Cornell Rowing

The Cornell men’s lightweight crew team during a practice (one of their warmer ones, it would appear). (Photo provided)

Many Ithacans have driven along the Cayuga Inlet at 6 a.m. on a frosty morning, looked at the pretty snow falling, marveled at the beauty of the ice framing the water, and asked this question: “Who are those people in the rowing shells, and why are they out there before the sun rises in sub-freezing weather?”

The answer to that question came into focus on Lake Natoma in California last week, when the Cornell men’s lightweight crew team hoisted the national championship trophy at the Intercollegiate Rowing Association Championship. The win capped off yet another undefeated campaign (the lightweights’ fourth in the last five seasons) and two of the rowers, Sorin Koszyk and Ithaca native Henry Ellis, repeated as national champs after a very disappointing 2018 season.

Assistant Coach Bill Brumsted was one of those rowers laboring along the Cayuga Inlet as a youngster, as he joined the Cascadilla Boat Club as a 14 year-old Ithaca High student, graduating in 2007. He went on to row as a lightweight at Cornell (class of 2011), and by the next year, he had moved into a volunteer coaching position. Like many good Ivy League graduates, he gave the 9 to 5 thing a shot, working as a policy analyst for a think tank in Washington, D.C., but after a year, he came back to Ithaca to take a part-time job at his family’s business, Ithaca Foreign Auto, and reconnect with the Cornell rowing program. In 2014, he was hired as a full-time assistant coach, and he now handles many of the recruiting tasks to keep the elite talent flowing in.

I asked Bill about recruiting, and he said, “It’s a numbers game. When I travel, I look at the elite rowing clubs in the major metropolitan areas, and I reach out to the same rowers as most of the other programs. I start out with 200-300 rowers on my list, that group gets whittled down to around 50, and from that list, we invite about 25 prospects to campus.”  

Given it is such a numbers game, and that Brumsted searches far and wide for that rare athlete that can row at an elite level while maintaining the necessary weight to row lightweight while maintaining an Ivy League academic workload, it was a very rewarding experience to see two fellow Cascadilla Boat Club alums in California. The aforementioned Henry Ellis graduated from Ithaca High in 2015, as did Rori Henderson, who was the coxswain in the lightweight four boat, which won the bronze medal. In the words of Barb Bassette, Rori’s mom, “I know that Henry has always been a dedicated, focused and intense rower, and Rori had to work so hard to work herself into a boat, and it was great to see both of them on the podium.”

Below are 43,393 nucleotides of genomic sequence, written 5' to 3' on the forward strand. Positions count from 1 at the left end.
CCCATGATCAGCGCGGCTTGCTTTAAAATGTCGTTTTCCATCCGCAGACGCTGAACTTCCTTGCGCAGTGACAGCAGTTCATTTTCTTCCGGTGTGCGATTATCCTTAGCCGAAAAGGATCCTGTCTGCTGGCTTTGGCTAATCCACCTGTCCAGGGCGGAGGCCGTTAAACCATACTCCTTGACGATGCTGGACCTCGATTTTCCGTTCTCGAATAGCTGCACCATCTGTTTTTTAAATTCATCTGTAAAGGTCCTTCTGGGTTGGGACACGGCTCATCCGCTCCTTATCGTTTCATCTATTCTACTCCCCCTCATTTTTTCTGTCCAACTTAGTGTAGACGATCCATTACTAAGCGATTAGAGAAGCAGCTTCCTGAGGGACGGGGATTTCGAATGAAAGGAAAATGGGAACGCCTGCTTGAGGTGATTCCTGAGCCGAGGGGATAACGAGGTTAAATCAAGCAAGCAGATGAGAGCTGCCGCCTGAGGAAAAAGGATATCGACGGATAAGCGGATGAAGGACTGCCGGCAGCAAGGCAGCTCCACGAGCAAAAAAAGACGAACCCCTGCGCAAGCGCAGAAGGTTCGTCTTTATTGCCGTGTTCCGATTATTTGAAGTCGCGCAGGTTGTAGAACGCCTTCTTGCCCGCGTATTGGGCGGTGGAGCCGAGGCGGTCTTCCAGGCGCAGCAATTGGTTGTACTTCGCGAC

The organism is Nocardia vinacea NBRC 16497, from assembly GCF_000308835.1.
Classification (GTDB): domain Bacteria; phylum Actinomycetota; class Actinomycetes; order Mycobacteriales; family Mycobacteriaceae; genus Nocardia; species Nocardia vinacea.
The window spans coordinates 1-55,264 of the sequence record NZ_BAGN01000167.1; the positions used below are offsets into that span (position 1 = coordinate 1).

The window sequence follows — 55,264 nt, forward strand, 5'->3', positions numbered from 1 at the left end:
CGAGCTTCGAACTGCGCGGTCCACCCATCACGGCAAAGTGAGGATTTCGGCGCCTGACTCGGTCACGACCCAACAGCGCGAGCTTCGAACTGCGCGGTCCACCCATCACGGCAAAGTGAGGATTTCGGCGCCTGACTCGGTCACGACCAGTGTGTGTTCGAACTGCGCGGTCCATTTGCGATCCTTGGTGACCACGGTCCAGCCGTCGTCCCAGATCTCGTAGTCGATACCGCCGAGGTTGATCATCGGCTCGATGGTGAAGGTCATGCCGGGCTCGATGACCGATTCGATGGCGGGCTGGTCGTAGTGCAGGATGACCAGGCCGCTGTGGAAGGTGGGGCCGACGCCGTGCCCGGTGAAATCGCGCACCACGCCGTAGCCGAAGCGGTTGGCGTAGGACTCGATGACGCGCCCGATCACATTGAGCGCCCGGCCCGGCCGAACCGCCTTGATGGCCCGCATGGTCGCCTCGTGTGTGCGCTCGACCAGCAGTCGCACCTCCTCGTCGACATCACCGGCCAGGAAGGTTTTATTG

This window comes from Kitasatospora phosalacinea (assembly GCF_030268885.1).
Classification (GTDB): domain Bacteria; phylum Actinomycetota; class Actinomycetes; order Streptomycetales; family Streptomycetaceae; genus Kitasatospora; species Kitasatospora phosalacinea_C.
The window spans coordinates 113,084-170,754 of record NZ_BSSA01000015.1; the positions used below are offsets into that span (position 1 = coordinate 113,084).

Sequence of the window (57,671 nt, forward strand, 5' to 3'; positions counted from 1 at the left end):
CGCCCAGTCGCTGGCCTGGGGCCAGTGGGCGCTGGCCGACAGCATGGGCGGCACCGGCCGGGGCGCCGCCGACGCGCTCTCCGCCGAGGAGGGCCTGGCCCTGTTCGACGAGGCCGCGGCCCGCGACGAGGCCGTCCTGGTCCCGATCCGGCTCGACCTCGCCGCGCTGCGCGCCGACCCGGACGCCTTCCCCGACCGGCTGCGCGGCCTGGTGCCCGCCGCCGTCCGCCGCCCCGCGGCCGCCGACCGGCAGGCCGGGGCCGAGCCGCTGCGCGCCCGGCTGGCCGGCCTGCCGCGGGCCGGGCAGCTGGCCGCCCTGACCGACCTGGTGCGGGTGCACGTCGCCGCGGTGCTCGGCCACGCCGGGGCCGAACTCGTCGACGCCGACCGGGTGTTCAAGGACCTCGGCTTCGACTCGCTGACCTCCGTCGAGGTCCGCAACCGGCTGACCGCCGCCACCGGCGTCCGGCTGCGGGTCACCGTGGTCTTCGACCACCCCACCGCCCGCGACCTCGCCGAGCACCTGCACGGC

Rori was the only female in the boat (as was Molly Rochford in the gold medal-winning lightweight eights), and in her mother’s words, “Rori joined the CBC in her freshman year at Ithaca High. She was sitting at the lunch table, and a friend said, ‘We need coxswains.’” Barb added, “You know, you see a lot of the hockey players, soccer stars and some athletes in other sports, and it’s obvious they started when they were four years old. It’s great that in rowing, you can get a later start and still succeed.”

While the coxswains do not need to maintain the same level of fitness as do the rowers, their role is vital to the collective success. Bassette (who, along with her husband and Rori’s dad, Chuck, made the trip to Cali) offered, “Whether there are nine in the boat, or five, they need to row as one. Every rower has to contribute.” (For those unfamiliar with rowing, the coxswain sits in the stern of the boat, facing the rowers, and makes sure the rowers are in sync and that the boat follows a straight line.) I asked Henry Ellis how much difference the right coxswain can make, and he said, “A good coxswain, like Rori, is the real leader. As rowers, we can’t see one another, or communicate, yet we have to be a cohesive unit. The coxswain is the glue that holds it together.”

I asked Henry to share his feelings of redemption, and he offered, “Last year was a huge disappointment, and it feels great to go undefeated this year and win the IRA.” Despite growing up in Ithaca and rowing for the CBC, Henry considered rowing at Princeton and Dartmouth, but “loved Cornell’s beautiful team culture.” He plans to become a financial advisor in New York City, and when asked if he will find a way to stoke his competitive fires, he said, “I tend to go a little bit crazy, and while I’ll probably run a bit, it will definitely be a step back from what I have been doing.”  

(In addition to Ellis, Koszyk, and Rochford, the national champs are Nick Anderson, Eric Lee, David Tigerman, Cameron Bertossa, Andrew Hickey and Evan Krum.)


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